Total Eclipse from High Above the Pacific

This was a quick trip for me.  I left Newark airport at 1pm on Monday, July 1st and, after a long layover in Houston, arrived in Santiago at 8:30 am the day of the eclipse.  Fortunately, I was on the S&T charter to watch the eclipse from the air, so I was able to stay in and around the airport until it was time to go.

We had a diverse group of about 45 on the plane, from all parts of the US, and from Singapore, Canada and Italy.  There were three others besides myself from the New York area, one a former president of WAA, the Westchester Amateur Astronomers club.

A little less than half the group never had seen an eclipse before. A few of these first-timers were just tagging along with family or a significant other, but most of them, to my mild surprise, chose to see their first eclipse from an airplane.

We left Santiago about 2:15 pm.  The pilot caught the eclipse vector a few minutes before first contact (around 3:30 pm or so) and stayed there until a little after third contact before heading back.

This was my third eclipse, and my first from a plane.  There are a few advantages to seeing the eclipse from an airplane.  From 37,000 feet up, you cannot be clouded out.  Totality was over three minutes up there, as opposed to 2 minutes or less on terra firma.  Also, nowhere else, except perhaps from mountaintops, do you get to see so clearly and emphatically the moon’s shadow creep over the path of totality.  Finally, you get a better look from up high at the visible planets and stars during totality than on the ground.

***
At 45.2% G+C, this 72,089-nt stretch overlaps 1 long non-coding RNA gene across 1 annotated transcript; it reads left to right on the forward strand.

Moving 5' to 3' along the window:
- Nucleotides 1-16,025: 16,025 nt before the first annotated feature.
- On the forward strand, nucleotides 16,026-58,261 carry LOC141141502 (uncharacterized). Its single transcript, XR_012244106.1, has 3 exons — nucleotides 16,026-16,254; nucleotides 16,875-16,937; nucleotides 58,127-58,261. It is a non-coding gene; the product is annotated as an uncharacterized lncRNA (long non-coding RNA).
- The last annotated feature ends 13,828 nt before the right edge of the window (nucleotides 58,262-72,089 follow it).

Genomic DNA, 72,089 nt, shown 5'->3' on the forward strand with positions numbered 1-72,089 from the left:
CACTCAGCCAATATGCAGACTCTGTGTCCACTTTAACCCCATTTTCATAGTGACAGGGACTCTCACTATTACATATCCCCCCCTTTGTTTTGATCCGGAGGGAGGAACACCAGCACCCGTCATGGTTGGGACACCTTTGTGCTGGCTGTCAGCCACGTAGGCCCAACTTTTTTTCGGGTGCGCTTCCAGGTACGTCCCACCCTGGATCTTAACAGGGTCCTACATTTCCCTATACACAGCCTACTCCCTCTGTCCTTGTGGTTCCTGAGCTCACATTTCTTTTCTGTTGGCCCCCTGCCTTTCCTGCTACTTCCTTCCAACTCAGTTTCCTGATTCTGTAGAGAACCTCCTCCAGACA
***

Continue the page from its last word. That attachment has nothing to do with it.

That said, however, I prefer the old fashioned way of observing from land.  The airplane’s elevation gives you a broad perspective, but you’re still looking out in one direction through a small window.  Also, you’re inside a pressurized cabin, so you don’t feel the chill or the wind, hear the strange animal noises or experience the other sensations that accompany a total eclipse.  I found taking pictures from the small airplane window somewhat challenging as well.  Finally, since this eclipse occurred late in the afternoon local time, I suspect the disk appeared much larger to those on land than to me from my lofty perch.

We landed back in Santiago about 7pm, and after a group dinner, I checked into my hotel and tried to catch up on the sleep I had missed during the previous 36 hours.  The next morning, Wednesday, I slept in, took a tour of Santiago, then headed back to the airport to fly home. I was back in my house by lunchtime Thursday.

Some would question the prudence of flying 24 hours round trip and about half that time again in airports to spend roughly 36 hours in Chile and 3 minutes or so watching an eclipse, but I’m already planning for 2020, this time by ship.